The new safety assist technologies on the 2014 Mercedes-Benz E-Class sedans, wagons, coupes, and cabriolets provide another level of semi-autonomous driving via automatic braking and other functions to help prevent a collision or mitigate the severity of an impending accident.
Sensors and the associated algorithms, forward radar, as well as new rear radar are the template for the various driver assist technologies, but the primary enabler for additional semi-autonomous driving functionality is the stereo multipurpose camera.
Unlike the "mono" camera used on the 2013 E-Class, the stereo camera provides a three-dimensional, forward view of up to 55 yd (50 m) as well as an overall range of up to 550 yd (503 m). The stereo camera via image processing algorithms can identify other vehicles, motorcycles, bicyclists, animals, and pedestrians.
Located on the windshield near the rearview mirror, the stereo camera adds a new dimension to brake assist capabilities.
The BAS (Brake Assist System) Plus with Cross Traffic Assist system for 2014 calculates if an intersection collision is possible based on the speed of travel as well as the direction and the position of another vehicle. If a crash threat exists, an audible alert occurs.
“Once you touch the brake, the networked system will automatically apply the correct amount of brake pressure to stop the vehicle before the collision. That’s important because a driver’s normal tendency is to not brake hard enough, fast enough,” David Larsen, E-Class Product Manager, said during an interview with SAE Magazines at an E-Class media ride-and-drive event in Ann Arbor, MI, on June 12.
Depending on vehicle speed, road conditions, and other factors, the E-Class can be stopped before a collision occurs or the automatic braking will minimize the severity of the crash.
“At 2.6 s before impact, you’ll get an audible warning. At 1.6 s before impact, the vehicle will apply 40% of braking capacity. And at 0.6 s before impact, the vehicle will apply 100% of braking as long as the front-seat occupants are wearing seatbelts,” said Larsen, noting that autonomous braking scenarios include cross traffic incidents.
Active Lane Keeping Assist adds functionality in 2014.
“The stereo camera can recognize an oncoming vehicle and if your vehicle starts to lane drift, the car will initiate single-side braking to pull the car back into the lane. So if the car is drifting to the left, the brakes on the right side of the vehicle will be applied to ‘steer’ the vehicle to the right. In this case it’s not steering by the front wheels, but steering by braking,” explained Larsen.
The stereo camera also provides a vital assist for the new Distronic Plus with Steering Assist.
Rather than just "seeing" the immediate lead car—which was the case in 2013—the forward radar along with the stereo camera enable the vehicle to monitor two vehicles ahead of the E-Class car. “This is an example of the car beginning to anticipate traffic patterns,” Larsen said, noting this system helps keep the vehicle centered in its lane while semi-autonomously following inline traffic.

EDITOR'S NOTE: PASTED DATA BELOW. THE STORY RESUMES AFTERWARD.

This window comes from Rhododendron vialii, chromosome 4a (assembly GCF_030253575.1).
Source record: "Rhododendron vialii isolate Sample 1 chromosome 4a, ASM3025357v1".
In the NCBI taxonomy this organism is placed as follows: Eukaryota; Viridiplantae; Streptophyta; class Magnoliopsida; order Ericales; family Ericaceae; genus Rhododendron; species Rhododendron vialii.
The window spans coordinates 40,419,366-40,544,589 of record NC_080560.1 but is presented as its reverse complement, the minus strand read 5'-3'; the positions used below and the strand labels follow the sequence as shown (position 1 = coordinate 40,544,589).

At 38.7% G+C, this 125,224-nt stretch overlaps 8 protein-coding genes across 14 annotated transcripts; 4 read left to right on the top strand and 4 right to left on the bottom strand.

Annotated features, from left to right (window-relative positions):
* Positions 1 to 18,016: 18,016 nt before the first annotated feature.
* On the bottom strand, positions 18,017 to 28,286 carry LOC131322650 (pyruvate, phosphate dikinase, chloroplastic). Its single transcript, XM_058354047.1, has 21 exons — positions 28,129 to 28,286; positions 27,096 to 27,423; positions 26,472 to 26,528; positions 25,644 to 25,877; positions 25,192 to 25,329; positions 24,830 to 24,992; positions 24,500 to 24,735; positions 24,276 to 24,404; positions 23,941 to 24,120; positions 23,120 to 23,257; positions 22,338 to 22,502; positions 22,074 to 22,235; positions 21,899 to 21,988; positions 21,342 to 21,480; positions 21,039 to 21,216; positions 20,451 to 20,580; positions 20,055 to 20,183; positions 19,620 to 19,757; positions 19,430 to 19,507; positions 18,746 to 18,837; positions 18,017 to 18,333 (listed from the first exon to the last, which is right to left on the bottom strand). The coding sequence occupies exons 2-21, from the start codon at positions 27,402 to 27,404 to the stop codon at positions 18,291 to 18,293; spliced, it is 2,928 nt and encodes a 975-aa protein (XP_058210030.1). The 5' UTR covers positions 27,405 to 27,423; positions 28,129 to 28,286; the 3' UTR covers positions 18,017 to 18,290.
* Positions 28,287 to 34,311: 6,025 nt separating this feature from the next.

The 2014 application of Enhanced Attention Assist adds visual cues of green, yellow, and red bars in the instrument cluster to warn of drowsy driving, and the driver can now tune the system’s sensitivity level.
“When the S-Class arrives in U.S. dealerships in September, the Enhanced Attention Assist system will gain another feature. So rather than just having audible and visual alerts, the navigation system will offer you the distance and the route to the nearest rest stop,” Larsen said.
Enhanced Attention Assist does not use the stereo camera.
According to Bart Herring, Mercedes-Benz USA’s General Manager of Product Management, while other systems use cameras to read lane markings or track eye movements, the standard Enhanced Attention Assist system relies on the steering-wheel-angle sensor.
“The act of getting drowsy involves some weaving inside the lane, and that’s what the steering wheel angle sensor in our car measures. There are very telltale movements that we all make when we get tired, including very minute steering wheel corrections. The system looks for those movements as well as sensor data to provide information about your level of activity in the car,” Herring said.
Other optimized driver assist technologies include Pre-Safe Plus with Rear-End Collision Protection. The system prepares occupants for an impending rear-end collision by tightening seatbelts, activating the headrest, as well as closing the windows and sunroof. Once the vehicle is stopped, the brakes are locked.
Larsen said that the brake locking feature is new for 2014. “What that does is prevent a secondary impact—either hitting a car in front of you or being pushed out into the intersection where you could be hit by traffic,” Larsen said.
The 2014 E-Class sedan and wagon U.S.-launched in April. By September, all 15 variants of the 9th generation E-Class will be in dealer showrooms.